Official PHP website hacked, spreads malware infection

The php.net website, the official home of the open-source PHP programming language, has been hacked and used to spread malware to visitors.

The first indication that many users will have had that anything was wrong was when Google's Safe Browsing service began to pop-up an alert indicating that it had found the site was serving up malicious scripts, as was reported on Thursday by Softpedia.

Google Safe Browsing alert on php.net. Source: Softpedia

Initially, many people's reaction was that the warning was likely to be a false positive. However, a statement on php.net has now confirmed that malware was being spread from the site from Tuesday 22 October until the 24th.

PHP statement about malware infection

Part of the statement reads:

To summarise, the situation right now is that:

* JavaScript malware was served to a small percentage of php.net users from the 22nd to the 24th of October 2013.
* Neither the source tarball downloads nor the Git repository were modified or compromised.
* Two php.net servers were compromised, and have been removed from service. All services have been migrated to new, secure servers.
* SSL access to php.net Web sites is temporarily unavailable until a new SSL certificate is issued and installed on the servers that need it.

Kaspersky security researcher Fabio Assolini confirmed the infection, saying that hackers had managed to inject a malicious iFrame into the php.net website, pointing to the Magnitude exploit kit, which then - in turn - dropped the Tepfer Trojan horse onto visiting computers.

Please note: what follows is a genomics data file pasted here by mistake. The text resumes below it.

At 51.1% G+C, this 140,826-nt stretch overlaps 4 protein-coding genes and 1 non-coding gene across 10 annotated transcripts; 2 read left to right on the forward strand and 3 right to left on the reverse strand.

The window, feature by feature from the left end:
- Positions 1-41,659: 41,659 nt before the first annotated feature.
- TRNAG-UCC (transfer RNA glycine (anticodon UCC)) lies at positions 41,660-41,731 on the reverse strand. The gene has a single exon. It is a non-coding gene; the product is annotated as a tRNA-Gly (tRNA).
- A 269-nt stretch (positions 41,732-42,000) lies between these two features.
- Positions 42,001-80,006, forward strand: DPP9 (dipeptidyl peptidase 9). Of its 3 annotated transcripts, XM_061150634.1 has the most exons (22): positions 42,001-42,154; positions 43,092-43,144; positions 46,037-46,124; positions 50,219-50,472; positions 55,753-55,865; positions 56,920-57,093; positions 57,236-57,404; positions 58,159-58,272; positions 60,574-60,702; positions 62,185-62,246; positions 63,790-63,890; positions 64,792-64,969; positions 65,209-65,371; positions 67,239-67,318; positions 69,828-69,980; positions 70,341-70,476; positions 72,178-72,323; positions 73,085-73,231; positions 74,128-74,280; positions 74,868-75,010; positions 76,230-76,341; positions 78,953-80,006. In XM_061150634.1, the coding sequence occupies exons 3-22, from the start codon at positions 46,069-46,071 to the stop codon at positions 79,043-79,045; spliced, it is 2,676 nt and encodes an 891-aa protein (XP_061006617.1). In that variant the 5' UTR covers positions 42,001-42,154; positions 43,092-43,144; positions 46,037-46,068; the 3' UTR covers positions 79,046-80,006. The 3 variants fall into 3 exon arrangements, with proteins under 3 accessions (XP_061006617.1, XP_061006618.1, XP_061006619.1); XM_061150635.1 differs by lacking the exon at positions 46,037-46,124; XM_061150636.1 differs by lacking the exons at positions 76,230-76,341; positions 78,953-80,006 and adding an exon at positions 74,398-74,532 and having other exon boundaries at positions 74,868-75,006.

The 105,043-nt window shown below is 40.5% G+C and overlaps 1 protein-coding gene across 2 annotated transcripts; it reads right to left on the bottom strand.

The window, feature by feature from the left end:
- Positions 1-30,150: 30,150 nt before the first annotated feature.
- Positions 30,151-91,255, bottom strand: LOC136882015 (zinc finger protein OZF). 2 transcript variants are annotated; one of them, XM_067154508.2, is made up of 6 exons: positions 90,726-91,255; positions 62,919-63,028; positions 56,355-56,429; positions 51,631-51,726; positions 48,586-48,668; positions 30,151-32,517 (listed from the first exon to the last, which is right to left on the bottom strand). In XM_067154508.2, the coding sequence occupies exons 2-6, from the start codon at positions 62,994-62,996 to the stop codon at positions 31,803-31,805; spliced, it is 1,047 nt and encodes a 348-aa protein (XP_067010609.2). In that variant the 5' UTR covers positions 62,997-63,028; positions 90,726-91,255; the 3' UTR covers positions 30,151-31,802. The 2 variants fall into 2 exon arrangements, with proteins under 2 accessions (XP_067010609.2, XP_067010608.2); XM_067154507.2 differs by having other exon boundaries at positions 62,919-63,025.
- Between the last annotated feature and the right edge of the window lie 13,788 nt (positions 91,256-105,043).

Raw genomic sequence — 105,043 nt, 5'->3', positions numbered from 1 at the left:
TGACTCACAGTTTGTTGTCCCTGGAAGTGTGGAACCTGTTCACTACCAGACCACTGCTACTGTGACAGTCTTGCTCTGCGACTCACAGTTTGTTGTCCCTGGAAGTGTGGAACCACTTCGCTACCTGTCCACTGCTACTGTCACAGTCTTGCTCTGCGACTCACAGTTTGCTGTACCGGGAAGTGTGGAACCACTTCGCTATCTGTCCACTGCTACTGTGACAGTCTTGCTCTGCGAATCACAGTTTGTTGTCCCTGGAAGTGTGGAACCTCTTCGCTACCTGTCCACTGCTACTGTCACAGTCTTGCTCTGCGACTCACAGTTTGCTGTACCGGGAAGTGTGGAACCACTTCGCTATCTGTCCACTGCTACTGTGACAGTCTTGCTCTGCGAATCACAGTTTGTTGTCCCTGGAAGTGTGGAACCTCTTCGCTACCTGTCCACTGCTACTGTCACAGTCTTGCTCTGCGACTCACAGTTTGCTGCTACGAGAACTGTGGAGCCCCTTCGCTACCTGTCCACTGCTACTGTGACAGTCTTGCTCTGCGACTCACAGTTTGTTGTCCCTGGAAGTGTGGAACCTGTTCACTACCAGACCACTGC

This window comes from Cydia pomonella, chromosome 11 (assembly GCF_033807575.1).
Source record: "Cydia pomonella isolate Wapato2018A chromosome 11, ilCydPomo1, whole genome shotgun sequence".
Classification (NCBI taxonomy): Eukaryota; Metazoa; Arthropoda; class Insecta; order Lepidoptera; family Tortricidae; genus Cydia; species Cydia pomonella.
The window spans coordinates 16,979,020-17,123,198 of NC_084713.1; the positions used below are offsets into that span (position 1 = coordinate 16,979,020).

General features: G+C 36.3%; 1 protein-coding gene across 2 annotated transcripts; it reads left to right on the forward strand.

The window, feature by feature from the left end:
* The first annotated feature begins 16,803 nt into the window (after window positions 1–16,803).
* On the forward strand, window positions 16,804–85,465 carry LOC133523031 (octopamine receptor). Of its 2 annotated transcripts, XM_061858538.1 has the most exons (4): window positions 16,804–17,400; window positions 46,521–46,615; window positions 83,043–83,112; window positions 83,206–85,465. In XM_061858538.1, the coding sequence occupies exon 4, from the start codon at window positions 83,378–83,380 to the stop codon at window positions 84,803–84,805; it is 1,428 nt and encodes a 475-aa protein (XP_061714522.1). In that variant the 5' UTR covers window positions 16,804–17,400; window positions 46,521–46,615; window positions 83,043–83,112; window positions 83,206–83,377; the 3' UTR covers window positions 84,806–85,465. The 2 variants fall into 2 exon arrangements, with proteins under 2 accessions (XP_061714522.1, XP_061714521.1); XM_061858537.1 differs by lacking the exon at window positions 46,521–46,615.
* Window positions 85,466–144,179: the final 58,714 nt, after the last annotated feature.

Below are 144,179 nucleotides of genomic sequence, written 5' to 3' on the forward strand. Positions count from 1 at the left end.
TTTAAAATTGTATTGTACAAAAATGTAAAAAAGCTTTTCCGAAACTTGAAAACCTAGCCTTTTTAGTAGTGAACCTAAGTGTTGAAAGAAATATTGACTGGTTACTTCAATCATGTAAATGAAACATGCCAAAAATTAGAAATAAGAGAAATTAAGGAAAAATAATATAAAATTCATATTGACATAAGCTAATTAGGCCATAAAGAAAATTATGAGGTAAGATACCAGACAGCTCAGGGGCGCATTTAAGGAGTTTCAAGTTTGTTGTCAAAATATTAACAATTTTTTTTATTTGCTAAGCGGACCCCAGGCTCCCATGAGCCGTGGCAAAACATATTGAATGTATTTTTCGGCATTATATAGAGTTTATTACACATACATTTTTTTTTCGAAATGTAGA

InfectionExploit kits like Magnitude attempt to turn vulnerabilities on computers to their advantage, exploiting security holes in the likes of Adobe Flash, Java, different internet browsers and other software - a major incentive to keep your patches up-to-date.

This doesn't, of course, explain how the php.net website managed to become compromised in the first place. Clearly something went badly wrong if the hackers were able to inject their malicious script into the site, causing every visitor to be silently targeted by the Magnitude exploit kit.

Of course, PHP is a development language used behind-the-scenes by many millions of websites across the net. Fortunately, there is no indication that any of the code maintained on the site was compromised.

The site says it will publish a full post mortem on the security incident in the near future, probably next week, and that users should follow @official_php on Twitter for updates.

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